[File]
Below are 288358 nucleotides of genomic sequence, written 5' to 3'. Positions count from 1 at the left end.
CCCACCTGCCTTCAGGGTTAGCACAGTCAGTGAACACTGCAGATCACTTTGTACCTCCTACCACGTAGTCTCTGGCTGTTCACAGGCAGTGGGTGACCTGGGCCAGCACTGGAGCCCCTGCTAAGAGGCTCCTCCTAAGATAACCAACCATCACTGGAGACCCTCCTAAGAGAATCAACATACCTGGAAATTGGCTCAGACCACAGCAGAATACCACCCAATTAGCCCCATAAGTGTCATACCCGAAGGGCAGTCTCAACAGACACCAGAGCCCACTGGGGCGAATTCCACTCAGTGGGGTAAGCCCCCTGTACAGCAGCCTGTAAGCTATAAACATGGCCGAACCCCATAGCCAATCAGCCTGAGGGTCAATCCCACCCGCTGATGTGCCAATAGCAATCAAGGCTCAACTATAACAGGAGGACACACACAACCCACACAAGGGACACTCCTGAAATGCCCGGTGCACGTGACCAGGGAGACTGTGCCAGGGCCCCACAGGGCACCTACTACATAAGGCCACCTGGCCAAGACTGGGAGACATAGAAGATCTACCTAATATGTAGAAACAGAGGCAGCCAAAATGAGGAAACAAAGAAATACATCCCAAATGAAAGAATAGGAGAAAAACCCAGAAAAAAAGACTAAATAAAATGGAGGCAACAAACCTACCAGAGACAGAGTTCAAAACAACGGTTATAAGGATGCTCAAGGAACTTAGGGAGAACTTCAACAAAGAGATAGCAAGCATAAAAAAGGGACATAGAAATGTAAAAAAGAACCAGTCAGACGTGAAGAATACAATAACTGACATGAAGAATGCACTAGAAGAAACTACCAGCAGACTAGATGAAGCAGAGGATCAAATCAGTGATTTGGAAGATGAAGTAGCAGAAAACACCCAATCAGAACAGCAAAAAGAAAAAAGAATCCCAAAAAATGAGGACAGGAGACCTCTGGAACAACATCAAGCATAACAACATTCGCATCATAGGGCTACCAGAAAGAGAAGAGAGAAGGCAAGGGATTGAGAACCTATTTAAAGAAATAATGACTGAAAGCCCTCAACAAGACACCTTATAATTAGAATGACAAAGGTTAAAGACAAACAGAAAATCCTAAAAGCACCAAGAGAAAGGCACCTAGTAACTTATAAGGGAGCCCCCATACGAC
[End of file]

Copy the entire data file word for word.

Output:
Below are 288358 nucleotides of genomic sequence, written 5' to 3'. Positions count from 1 at the left end.
CCCACCTGCCTTCAGGGTTAGCACAGTCAGTGAACACTGCAGATCACTTTGTACCTCCTACCACGTAGTCTCTGGCTGTTCACAGGCAGTGGGTGACCTGGGCCAGCACTGGAGCCCCTGCTAAGAGGCTCCTCCTAAGATAACCAACCATCACTGGAGACCCTCCTAAGAGAATCAACATACCTGGAAATTGGCTCAGACCACAGCAGAATACCACCCAATTAGCCCCATAAGTGTCATACCCGAAGGGCAGTCTCAACAGACACCAGAGCCCACTGGGGCGAATTCCACTCAGTGGGGTAAGCCCCCTGTACAGCAGCCTGTAAGCTATAAACATGGCCGAACCCCATAGCCAATCAGCCTGAGGGTCAATCCCACCCGCTGATGTGCCAATAGCAATCAAGGCTCAACTATAACAGGAGGACACACACAACCCACACAAGGGACACTCCTGAAATGCCCGGTGCACGTGACCAGGGAGACTGTGCCAGGGCCCCACAGGGCACCTACTACATAAGGCCACCTGGCCAAGACTGGGAGACATAGAAGATCTACCTAATATGTAGAAACAGAGGCAGCCAAAATGAGGAAACAAAGAAATACATCCCAAATGAAAGAATAGGAGAAAAACCCAGAAAAAAAGACTAAATAAAATGGAGGCAACAAACCTACCAGAGACAGAGTTCAAAACAACGGTTATAAGGATGCTCAAGGAACTTAGGGAGAACTTCAACAAAGAGATAGCAAGCATAAAAAAGGGACATAGAAATGTAAAAAAGAACCAGTCAGACGTGAAGAATACAATAACTGACATGAAGAATGCACTAGAAGAAACTACCAGCAGACTAGATGAAGCAGAGGATCAAATCAGTGATTTGGAAGATGAAGTAGCAGAAAACACCCAATCAGAACAGCAAAAAGAAAAAAGAATCCCAAAAAATGAGGACAGGAGACCTCTGGAACAACATCAAGCATAACAACATTCGCATCATAGGGCTACCAGAAAGAGAAGAGAGAAGGCAAGGGATTGAGAACCTATTTAAAGAAATAATGACTGAAAGCCCTCAACAAGACACCTTATAATTAGAATGACAAAGGTTAAAGACAAACAGAAAATCCTAAAAGCACCAAGAGAAAGGCACCTAGTAACTTATAAGGGAGCCCCCATACGAC